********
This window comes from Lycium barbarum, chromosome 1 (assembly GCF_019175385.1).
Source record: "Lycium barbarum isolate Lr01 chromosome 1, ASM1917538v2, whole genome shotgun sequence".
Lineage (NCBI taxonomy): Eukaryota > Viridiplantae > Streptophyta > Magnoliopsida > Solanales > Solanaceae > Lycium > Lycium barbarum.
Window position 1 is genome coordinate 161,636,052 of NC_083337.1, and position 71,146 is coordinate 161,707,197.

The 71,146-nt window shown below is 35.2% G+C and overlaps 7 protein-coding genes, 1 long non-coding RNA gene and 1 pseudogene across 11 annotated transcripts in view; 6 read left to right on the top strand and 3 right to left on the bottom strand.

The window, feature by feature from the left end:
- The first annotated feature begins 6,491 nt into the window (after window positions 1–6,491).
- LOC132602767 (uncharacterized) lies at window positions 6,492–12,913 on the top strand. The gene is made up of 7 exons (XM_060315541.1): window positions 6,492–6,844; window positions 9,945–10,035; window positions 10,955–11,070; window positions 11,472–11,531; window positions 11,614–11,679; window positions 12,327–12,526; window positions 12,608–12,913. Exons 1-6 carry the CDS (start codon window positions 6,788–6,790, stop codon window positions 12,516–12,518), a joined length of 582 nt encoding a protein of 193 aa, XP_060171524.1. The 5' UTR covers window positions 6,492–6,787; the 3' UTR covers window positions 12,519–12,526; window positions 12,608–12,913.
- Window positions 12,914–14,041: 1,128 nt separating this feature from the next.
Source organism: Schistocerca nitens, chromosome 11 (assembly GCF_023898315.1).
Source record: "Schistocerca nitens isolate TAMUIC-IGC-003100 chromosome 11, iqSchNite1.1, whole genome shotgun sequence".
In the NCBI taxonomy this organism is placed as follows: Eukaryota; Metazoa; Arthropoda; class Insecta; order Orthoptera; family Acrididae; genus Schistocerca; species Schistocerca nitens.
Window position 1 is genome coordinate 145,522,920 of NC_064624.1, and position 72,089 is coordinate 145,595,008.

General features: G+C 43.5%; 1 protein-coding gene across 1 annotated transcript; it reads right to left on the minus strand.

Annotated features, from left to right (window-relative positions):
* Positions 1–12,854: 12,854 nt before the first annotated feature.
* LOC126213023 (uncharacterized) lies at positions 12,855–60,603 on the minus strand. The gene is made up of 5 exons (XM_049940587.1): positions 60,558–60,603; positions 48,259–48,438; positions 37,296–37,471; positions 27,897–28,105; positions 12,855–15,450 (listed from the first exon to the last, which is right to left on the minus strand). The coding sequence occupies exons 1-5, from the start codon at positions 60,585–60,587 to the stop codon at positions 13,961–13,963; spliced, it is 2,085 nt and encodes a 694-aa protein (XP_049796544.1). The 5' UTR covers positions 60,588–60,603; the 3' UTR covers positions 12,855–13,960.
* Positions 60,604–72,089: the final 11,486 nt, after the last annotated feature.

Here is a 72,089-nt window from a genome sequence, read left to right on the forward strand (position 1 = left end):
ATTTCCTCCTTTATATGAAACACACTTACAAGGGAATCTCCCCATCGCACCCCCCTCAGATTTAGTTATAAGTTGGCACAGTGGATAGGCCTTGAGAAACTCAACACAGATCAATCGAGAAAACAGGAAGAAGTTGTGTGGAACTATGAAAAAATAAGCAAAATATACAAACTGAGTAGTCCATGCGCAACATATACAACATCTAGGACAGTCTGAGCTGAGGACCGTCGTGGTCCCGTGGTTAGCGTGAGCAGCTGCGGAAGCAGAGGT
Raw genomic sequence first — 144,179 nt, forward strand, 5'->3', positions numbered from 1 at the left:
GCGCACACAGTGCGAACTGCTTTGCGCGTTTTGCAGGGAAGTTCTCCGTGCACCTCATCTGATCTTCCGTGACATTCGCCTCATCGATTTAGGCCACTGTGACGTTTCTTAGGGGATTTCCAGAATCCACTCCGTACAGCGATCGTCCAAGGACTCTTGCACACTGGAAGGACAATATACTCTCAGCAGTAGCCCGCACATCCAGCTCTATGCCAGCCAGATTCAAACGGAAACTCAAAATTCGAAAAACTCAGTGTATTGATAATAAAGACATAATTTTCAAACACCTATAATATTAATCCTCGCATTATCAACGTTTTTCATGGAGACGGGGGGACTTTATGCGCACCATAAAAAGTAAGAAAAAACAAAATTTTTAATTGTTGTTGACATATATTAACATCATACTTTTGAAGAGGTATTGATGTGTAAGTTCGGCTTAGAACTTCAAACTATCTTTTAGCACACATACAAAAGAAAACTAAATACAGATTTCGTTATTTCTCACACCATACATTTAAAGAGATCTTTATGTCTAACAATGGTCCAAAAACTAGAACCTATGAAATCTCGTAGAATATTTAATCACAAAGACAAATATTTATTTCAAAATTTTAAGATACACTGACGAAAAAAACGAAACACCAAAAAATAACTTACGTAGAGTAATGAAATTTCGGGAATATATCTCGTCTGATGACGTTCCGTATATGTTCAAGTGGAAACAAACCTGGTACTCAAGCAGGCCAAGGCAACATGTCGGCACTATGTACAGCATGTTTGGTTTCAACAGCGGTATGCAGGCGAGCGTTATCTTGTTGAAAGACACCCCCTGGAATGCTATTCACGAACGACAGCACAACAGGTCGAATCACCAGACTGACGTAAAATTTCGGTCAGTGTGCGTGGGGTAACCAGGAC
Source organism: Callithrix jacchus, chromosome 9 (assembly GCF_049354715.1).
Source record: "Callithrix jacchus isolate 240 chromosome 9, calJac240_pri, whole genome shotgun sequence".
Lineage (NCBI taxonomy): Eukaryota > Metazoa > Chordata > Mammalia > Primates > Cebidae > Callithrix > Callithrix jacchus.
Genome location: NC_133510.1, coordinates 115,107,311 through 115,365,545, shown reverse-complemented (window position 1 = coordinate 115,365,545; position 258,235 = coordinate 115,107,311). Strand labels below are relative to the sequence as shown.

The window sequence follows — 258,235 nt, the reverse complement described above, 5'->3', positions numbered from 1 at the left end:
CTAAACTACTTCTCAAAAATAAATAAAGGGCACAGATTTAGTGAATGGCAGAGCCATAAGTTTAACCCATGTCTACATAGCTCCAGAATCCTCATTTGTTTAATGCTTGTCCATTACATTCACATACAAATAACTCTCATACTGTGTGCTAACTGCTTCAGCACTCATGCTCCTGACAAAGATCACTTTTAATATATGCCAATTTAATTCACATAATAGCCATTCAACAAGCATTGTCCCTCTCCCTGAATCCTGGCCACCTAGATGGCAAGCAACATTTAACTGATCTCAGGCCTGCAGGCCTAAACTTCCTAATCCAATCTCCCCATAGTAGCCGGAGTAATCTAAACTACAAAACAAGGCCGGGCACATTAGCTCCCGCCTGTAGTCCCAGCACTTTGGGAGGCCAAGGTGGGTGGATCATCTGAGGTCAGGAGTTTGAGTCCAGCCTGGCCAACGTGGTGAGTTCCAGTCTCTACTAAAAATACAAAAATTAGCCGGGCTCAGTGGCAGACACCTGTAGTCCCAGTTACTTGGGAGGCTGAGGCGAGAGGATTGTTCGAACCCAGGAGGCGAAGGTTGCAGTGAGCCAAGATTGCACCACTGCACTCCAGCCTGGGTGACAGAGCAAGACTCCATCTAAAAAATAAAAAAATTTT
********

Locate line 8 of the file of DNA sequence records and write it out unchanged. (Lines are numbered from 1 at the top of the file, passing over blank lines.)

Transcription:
- LOC132602767 (uncharacterized) lies at window positions 6,492–12,913 on the top strand. The gene is made up of 7 exons (XM_060315541.1): window positions 6,492–6,844; window positions 9,945–10,035; window positions 10,955–11,070; window positions 11,472–11,531; window positions 11,614–11,679; window positions 12,327–12,526; window positions 12,608–12,913. Exons 1-6 carry the CDS (start codon window positions 6,788–6,790, stop codon window positions 12,516–12,518), a joined length of 582 nt encoding a protein of 193 aa, XP_060171524.1. The 5' UTR covers window positions 6,492–6,787; the 3' UTR covers window positions 12,519–12,526; window positions 12,608–12,913.